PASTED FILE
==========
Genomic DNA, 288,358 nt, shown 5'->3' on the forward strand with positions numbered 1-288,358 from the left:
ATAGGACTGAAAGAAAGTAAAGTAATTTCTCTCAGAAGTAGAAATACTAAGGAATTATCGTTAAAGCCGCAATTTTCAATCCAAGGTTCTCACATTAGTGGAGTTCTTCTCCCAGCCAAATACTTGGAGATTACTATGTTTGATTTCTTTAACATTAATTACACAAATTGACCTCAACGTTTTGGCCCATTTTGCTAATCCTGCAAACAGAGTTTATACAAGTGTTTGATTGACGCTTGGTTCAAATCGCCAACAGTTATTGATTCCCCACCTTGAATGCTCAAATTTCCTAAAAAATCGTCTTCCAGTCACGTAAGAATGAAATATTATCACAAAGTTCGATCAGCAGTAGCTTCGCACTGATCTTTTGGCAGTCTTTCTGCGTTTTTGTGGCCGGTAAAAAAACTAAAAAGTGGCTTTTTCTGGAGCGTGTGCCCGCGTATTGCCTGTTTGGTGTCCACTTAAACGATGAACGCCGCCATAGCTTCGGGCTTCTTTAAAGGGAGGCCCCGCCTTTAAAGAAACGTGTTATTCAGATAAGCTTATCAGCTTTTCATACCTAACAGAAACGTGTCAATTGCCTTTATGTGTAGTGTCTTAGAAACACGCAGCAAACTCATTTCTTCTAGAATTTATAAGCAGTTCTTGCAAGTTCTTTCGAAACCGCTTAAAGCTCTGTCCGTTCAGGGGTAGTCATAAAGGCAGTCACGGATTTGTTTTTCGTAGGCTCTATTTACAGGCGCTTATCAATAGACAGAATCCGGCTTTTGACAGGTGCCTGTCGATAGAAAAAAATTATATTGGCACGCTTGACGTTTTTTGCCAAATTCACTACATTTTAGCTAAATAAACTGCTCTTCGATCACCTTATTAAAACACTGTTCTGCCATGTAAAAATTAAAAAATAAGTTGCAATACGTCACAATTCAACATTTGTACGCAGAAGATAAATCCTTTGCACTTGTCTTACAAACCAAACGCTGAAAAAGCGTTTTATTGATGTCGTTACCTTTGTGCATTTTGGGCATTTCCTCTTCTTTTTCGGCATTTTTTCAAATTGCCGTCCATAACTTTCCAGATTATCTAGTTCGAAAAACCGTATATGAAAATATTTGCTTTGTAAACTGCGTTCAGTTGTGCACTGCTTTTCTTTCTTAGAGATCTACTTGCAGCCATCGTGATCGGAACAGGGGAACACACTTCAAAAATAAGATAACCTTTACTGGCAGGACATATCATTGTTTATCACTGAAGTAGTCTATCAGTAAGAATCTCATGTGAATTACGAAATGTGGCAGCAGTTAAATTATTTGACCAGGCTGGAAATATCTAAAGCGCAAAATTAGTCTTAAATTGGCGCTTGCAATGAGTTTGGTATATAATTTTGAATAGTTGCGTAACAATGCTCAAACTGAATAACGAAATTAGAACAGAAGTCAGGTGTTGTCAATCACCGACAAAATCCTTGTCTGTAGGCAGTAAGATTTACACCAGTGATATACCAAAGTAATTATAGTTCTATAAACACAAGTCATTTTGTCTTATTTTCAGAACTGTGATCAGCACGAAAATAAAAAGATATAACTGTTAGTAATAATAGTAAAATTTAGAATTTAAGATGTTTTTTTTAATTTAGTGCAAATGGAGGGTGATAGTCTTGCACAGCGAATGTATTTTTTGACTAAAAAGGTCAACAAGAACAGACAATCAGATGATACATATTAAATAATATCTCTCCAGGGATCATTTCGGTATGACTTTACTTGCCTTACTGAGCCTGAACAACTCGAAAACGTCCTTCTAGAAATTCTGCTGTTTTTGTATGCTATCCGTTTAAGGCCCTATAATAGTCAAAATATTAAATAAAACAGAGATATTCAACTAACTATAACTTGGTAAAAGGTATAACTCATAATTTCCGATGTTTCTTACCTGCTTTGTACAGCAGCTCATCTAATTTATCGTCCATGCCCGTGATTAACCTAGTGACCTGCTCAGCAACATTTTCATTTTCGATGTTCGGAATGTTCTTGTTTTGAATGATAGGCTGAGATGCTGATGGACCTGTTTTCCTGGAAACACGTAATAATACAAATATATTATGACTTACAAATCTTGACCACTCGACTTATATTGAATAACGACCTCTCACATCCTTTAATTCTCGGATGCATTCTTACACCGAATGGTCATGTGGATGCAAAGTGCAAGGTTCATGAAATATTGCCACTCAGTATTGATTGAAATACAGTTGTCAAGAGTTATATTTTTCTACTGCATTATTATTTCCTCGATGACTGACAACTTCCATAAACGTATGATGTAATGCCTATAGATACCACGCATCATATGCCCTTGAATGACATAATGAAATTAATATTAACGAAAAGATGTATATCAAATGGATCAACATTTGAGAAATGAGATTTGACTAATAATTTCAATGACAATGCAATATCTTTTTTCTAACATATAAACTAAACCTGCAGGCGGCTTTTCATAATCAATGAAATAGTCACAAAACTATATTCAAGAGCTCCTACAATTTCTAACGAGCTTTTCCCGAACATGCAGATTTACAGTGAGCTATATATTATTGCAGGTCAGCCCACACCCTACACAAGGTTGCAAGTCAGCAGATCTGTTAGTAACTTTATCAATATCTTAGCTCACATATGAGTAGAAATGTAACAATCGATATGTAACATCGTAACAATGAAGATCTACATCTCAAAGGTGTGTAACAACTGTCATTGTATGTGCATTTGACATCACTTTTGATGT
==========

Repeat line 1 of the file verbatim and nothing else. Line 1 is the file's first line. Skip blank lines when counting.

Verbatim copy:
Genomic DNA, 288,358 nt, shown 5'->3' on the forward strand with positions numbered 1-288,358 from the left: